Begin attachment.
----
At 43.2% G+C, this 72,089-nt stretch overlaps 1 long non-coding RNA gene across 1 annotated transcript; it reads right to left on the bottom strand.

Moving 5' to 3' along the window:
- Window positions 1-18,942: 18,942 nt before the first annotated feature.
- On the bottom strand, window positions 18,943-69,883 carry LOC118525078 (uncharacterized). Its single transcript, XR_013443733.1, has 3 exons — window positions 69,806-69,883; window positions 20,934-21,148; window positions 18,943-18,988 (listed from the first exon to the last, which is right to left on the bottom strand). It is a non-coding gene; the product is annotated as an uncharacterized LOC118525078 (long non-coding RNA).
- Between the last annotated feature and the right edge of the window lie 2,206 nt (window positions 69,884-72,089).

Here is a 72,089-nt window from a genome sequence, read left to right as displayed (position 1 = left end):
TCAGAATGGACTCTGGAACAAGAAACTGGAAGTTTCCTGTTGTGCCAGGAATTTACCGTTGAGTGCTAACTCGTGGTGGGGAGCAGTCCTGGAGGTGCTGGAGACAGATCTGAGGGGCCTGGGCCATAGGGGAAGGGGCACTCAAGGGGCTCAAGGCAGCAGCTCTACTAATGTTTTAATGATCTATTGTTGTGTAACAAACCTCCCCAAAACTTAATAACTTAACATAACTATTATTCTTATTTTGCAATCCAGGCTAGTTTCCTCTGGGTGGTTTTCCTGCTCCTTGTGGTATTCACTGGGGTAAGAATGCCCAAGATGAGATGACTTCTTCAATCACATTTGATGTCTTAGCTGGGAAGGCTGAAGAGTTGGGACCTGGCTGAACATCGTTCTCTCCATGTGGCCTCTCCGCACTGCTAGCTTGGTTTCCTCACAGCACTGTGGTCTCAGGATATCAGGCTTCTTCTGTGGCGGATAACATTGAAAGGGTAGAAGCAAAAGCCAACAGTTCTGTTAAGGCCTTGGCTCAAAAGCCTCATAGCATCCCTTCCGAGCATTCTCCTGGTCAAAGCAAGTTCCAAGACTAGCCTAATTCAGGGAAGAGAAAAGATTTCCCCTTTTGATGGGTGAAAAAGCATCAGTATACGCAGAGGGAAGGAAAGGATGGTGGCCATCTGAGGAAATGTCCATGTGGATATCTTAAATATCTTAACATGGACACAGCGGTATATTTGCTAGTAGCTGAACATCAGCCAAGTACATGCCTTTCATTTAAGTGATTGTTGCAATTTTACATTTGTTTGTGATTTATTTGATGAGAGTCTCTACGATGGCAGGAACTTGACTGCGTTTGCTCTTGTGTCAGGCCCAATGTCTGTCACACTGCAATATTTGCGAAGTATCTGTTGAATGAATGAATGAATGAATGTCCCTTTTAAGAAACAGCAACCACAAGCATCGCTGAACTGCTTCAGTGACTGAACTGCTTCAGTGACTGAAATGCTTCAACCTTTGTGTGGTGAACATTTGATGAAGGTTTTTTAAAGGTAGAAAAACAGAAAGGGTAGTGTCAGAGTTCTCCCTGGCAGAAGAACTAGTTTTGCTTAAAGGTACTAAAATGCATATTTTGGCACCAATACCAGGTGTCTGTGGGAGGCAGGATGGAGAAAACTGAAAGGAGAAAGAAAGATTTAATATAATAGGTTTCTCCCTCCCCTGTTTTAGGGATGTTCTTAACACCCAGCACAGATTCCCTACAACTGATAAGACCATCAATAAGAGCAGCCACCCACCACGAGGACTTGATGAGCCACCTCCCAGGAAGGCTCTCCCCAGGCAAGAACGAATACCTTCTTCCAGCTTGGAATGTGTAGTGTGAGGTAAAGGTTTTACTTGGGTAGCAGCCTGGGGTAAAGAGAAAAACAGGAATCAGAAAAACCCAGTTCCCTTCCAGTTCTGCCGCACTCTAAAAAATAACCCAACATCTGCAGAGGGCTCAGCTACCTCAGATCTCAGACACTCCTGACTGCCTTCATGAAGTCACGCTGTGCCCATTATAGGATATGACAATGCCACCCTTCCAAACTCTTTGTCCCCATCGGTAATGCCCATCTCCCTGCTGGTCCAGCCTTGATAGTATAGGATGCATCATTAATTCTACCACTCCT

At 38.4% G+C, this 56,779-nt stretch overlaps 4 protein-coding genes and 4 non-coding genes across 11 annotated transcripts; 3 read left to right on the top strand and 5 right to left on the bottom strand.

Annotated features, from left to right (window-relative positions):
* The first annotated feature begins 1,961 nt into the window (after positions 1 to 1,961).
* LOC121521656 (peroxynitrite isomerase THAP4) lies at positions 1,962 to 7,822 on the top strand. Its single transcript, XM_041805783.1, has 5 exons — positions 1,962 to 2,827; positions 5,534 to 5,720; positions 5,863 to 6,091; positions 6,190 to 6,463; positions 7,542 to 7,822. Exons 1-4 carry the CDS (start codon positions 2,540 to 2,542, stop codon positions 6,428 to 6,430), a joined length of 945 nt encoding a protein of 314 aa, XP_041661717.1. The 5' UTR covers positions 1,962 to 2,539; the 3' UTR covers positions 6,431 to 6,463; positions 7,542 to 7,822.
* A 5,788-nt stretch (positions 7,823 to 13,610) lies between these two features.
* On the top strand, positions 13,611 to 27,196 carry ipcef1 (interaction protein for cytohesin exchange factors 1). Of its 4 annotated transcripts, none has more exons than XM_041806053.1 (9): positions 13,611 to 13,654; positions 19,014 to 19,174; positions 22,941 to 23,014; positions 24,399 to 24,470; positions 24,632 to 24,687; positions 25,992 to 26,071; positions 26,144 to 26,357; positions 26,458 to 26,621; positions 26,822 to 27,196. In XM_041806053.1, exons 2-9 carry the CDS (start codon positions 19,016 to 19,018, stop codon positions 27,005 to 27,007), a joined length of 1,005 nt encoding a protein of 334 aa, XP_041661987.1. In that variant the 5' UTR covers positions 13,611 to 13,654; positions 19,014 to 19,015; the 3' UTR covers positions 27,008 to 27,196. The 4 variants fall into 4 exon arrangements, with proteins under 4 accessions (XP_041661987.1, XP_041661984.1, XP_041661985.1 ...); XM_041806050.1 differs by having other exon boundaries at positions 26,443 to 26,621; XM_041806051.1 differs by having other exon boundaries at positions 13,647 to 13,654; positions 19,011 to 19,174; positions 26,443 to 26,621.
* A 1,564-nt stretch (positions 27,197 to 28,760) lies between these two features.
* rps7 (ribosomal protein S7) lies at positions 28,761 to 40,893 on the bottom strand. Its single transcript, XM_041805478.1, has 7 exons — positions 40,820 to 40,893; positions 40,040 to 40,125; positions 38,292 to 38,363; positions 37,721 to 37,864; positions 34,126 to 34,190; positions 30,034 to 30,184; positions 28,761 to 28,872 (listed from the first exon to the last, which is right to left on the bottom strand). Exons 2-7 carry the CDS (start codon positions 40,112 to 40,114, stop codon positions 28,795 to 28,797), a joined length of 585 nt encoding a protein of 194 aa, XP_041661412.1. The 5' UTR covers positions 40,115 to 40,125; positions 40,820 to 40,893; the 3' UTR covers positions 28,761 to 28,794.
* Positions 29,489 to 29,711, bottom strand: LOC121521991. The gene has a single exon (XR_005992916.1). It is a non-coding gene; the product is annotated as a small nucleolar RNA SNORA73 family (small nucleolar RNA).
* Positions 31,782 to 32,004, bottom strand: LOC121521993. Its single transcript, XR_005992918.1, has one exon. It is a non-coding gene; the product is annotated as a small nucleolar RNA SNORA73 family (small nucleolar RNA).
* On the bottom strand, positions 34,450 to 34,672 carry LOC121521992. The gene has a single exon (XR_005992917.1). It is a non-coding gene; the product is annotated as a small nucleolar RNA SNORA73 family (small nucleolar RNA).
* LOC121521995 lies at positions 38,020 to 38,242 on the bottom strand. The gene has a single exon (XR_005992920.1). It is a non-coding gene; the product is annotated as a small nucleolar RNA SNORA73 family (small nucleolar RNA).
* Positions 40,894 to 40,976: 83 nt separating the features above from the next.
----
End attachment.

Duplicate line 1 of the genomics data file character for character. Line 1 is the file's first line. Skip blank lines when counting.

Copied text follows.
At 43.2% G+C, this 72,089-nt stretch overlaps 1 long non-coding RNA gene across 1 annotated transcript; it reads right to left on the bottom strand.